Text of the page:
Kinesthetic teaching is growing in popularity. Educators are seeing tangible benefits to the use of creative movement in the classroom to engage the children in the curriculum. Adding movement to any curriculum allows students an opportunity to truly experience the lessons and “make deeper emotional, interpersonal, and kinesthetic connections to academic subjects.” John Ratey, a professor at Harvard Medical School, states kinesthetic learning “puts the brain of the learners in the optimal position for them to learn.”
Mother Goose Time does an excellent job of integrating large motor movement into the curriculum. This week alone, we participated in a traffic jam game where the kids pretended to be cars, acted out emergency plans, went on adventure walks, and even washed a car!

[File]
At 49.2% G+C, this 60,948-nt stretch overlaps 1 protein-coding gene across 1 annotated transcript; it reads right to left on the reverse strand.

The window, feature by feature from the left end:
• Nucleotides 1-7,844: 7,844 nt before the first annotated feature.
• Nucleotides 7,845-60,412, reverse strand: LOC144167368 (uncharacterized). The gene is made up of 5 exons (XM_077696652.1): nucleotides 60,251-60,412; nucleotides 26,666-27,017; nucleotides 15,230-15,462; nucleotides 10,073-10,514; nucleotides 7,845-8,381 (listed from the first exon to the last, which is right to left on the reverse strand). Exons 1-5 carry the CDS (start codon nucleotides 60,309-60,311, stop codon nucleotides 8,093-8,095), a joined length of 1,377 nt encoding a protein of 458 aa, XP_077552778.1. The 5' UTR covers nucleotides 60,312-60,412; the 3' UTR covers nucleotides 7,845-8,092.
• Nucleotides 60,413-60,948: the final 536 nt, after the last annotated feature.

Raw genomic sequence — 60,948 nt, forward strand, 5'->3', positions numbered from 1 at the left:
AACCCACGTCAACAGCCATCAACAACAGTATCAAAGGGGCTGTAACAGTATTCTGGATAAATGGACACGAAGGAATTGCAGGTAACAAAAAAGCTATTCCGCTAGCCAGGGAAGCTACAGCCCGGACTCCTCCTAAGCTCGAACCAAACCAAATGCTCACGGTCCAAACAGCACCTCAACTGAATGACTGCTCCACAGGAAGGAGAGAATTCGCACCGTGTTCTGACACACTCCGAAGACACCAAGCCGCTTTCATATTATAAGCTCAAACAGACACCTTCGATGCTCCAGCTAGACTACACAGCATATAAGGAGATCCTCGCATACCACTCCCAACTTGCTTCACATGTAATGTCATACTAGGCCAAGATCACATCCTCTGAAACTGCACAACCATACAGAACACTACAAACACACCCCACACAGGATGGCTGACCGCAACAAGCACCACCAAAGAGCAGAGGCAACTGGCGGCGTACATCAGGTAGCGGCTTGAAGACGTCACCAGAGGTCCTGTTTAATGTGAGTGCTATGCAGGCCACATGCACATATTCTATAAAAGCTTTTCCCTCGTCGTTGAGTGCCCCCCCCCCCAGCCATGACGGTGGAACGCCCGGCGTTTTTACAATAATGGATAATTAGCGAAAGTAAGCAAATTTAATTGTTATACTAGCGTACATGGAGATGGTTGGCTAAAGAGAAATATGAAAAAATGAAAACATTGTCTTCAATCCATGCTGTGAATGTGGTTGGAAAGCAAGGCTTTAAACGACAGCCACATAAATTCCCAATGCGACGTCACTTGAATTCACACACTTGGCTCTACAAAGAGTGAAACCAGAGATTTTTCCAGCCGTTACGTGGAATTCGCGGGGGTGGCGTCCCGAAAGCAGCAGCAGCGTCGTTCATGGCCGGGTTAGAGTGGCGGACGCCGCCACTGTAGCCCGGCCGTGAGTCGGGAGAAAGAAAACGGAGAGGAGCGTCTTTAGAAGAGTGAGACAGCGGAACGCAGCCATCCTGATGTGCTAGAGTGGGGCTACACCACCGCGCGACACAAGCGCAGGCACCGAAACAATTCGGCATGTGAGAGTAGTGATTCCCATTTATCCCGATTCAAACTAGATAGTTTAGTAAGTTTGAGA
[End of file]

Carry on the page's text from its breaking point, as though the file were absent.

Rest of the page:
Mother Goose Time’s suggestions for the ‘adventure walks’ are my favorite. Before kids, most of my free time was spent training for half or full marathons. (Unfortunately, I have yet to complete more than a 10k after kids.) However, I love to see my kids enjoying being outside and its an added bonus for this mama if some miles are covered in the process. Talking our lessons on the road, also makes the kids more aware of their surroundings and appreciative of the world as a whole.
This week on our two adventure walks we looked at the letters and shapes of signs. I focused on the road signs, explaining the names of the streets, the importance of addresses, sign shapes and the benefits of uniformity, and more. However, this was only the beginning. While I was looking toward the end of the street for the main signs, my kids quickly pointed out all the signs along the way. There were security signs, a roofer’s advertisement, pesticide application warning, decorative fall or team signs. This led into so many discussions that would never have occurred if we didn’t leave the house. Not only did we get in some much needed exercise, we accomplished the intended lesson, covered more topics and most importantly, had fun!